Background to the Study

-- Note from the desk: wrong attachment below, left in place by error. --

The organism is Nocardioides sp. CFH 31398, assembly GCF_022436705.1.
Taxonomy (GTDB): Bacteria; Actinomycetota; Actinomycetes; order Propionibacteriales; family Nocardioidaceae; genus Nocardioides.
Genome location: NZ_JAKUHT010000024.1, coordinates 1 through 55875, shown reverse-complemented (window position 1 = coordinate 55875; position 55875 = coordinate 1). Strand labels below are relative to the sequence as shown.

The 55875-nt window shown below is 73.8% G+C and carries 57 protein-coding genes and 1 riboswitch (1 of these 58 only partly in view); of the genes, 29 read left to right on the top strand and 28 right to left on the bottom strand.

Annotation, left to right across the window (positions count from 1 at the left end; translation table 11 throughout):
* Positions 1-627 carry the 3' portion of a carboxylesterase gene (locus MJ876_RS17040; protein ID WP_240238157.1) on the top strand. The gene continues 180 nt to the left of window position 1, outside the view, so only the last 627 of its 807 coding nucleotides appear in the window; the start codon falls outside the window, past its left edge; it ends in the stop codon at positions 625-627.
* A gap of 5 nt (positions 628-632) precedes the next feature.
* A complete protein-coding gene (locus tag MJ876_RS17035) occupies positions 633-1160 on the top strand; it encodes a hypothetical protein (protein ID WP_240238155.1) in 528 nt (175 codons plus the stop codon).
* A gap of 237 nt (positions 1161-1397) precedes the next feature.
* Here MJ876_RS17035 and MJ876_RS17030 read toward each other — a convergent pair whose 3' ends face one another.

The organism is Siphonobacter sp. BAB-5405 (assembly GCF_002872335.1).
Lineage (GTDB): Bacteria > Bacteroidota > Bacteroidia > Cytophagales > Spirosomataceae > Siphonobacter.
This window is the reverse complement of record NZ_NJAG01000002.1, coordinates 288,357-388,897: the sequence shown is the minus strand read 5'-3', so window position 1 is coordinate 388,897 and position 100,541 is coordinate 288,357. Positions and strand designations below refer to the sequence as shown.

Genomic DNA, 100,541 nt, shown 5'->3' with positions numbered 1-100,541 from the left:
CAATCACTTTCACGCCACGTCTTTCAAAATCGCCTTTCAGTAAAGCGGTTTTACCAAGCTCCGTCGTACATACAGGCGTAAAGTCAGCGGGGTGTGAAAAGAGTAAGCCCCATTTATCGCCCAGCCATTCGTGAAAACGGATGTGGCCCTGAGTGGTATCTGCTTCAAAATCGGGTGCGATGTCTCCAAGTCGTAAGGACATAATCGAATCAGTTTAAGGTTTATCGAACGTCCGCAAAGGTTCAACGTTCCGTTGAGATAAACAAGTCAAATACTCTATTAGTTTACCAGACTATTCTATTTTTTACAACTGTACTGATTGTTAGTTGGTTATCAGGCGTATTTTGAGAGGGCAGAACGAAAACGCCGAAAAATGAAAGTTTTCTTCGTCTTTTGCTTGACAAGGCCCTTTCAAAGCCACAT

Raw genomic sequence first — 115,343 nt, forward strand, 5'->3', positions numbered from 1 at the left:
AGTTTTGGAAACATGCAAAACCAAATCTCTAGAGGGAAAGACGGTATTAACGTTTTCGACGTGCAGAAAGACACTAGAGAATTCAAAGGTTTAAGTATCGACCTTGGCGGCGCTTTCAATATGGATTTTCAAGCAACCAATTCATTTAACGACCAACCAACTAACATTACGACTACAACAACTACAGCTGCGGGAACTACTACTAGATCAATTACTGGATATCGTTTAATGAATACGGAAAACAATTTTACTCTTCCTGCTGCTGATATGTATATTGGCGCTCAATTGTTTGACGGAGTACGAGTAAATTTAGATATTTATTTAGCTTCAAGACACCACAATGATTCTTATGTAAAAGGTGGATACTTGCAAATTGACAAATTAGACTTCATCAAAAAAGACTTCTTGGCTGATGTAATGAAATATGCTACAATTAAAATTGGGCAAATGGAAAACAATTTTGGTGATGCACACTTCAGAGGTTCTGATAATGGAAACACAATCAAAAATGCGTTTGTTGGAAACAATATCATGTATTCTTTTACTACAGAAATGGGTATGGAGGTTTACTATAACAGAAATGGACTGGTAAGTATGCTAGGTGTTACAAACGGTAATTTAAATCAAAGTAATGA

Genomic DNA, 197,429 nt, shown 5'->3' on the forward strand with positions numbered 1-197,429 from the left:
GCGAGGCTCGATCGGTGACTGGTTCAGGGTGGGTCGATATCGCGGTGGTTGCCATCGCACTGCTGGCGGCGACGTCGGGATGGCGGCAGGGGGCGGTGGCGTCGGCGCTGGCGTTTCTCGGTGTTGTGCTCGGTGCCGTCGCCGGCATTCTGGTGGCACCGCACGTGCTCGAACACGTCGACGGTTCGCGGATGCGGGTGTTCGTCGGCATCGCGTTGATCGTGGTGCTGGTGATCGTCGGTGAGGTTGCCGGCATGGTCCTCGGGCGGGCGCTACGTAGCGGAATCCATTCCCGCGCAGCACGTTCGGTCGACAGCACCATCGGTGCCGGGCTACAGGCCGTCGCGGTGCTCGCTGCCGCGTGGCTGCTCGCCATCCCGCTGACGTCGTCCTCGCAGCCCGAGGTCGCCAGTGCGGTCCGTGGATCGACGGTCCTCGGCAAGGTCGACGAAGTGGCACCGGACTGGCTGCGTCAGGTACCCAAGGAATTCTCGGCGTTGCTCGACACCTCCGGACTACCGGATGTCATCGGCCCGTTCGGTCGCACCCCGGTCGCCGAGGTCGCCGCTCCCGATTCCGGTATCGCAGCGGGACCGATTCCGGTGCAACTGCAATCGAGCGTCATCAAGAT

Globally about 70 million people have been infected with HIV virus while 35 million people have died of AIDS and 34million people were living with HIV by the end of 2011(WHO, 2014). An estimate of 0.8% of adults aged 15 – 49 years worldwide are living with HIV with variation in epidemics between countries and regions. Sub-Saharan Africa remains most affected with nearly 1 in every 20 adults living with HIV and accounting for 69% of people living with HIV worldwide (WHO, 2014). In Africa, an estimate of 1.7 million young people is infected annually (WHO /UN Joint Programme on HIV/AIDS, 2006). Many youths engage in risky behaviours, with fewer than 10% of the sexually active adolescent females from countries in sub-Saharan Africa reporting condom use (Human Development Report, 2004). In Nigeria 3.4million people are living with HIV/AIDS (UNAIDS, 2013).Thus voluntary counselling and testing (VCT) for young people have been recognized as a major priority within the Nigerian HIV- prevention programme.